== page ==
In a bid to justify budget defence meetings held behind closed doors, members of the Senate Committee on Media and Public Affairs have said media presence can be a distraction.
The chairman of the committee, Adedayo Adeyeye, told journalists on Thursday that the reason behind-closed-door meetings is not to shroud issues in secrecy but for ”better concentration”.
Lawmakers of both the Senate and the House of Representatives commenced budget defence this week having concluded deliberations on the 2020 Appropriation Bill presented by President Muhammadu Buhari last Tuesday.
Since the commencement of the budget defence, most of the committees have held behind closed doors. Some of them are committees on Defence, Ecology, Primary Health, Public Accounts, among others.
Speaking at the meeting, Mr Adeyeye said it is better to hold meetings ”where serious, genuine and factual issues will be discussed behind closed doors”.
“On the issue of budget defence, it is not like they want to shroud these things in secrecy but also let’s face it, serious issues of budget defence, looking at figures, adjust here and there, it is necessary to be …. It is not secrecy,” he said.
He added that, ”If I want to write a paper now, I want to do a serious intellectual work, will I be doing it behind the cameras? No. I want us to see this as a serious matter that doesn’t need to bring to the gallery and you know when the press has taken a particular position, the thinking and the attitude of people begin to change because they know the media is there covering.
“If you want to discuss things seriously, genuinely and factually, it is better to do it behind closed doors. (Noise) Let me land. The press can come for the introduction speech, sometimes depending on the nitty-gritty, they need to have their privacy to do it and at the end of the day, call the press to say what they have done.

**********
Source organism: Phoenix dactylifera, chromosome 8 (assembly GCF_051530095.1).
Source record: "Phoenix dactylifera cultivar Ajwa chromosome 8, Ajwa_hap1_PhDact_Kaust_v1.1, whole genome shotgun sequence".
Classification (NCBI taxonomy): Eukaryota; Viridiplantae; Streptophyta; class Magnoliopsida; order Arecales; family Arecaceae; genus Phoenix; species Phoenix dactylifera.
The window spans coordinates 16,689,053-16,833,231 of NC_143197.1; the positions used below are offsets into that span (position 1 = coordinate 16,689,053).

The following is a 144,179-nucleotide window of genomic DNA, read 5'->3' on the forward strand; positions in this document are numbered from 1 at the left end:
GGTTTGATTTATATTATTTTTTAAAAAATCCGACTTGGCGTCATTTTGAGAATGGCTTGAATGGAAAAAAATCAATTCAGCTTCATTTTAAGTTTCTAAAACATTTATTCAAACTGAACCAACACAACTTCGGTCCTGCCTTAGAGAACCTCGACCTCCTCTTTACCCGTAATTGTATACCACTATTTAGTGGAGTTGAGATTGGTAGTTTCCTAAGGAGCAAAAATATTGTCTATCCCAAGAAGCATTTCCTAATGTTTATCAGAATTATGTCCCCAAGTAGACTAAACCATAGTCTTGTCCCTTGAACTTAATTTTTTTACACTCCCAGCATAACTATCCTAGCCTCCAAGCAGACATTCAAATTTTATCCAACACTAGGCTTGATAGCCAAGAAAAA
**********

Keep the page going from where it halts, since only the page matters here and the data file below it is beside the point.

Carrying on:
“It is not secrecy. You want the committees to do everything in your presence, I don’t think it is proper. I am sorry to say. They need to brief you thereafter to say this is what we have done. The budget was prepared without the press being there but it was brought to the public at the end. You yourself, you will not even have time. You will be running helter-skelter but I will encourage them to brief you on whatever has been done,” he said.
A member of the committee, Sandy Onor, agreed with Mr Adeyeye
“There is no secret. Sometimes you need to do your job without distractions. If people like it or not, there is a psychology about the press just being in their face.
“What is critical is that all the issues discussed will be out before the press. You have access to the budget yourselves, you will compare notes. Whatever you need to know, you will ask us and we will brief you,” he said.
Lawmakers of the National Assembly are expected to continue budget defence for the next two weeks as October 29 has been set as the deadline for the conclusion.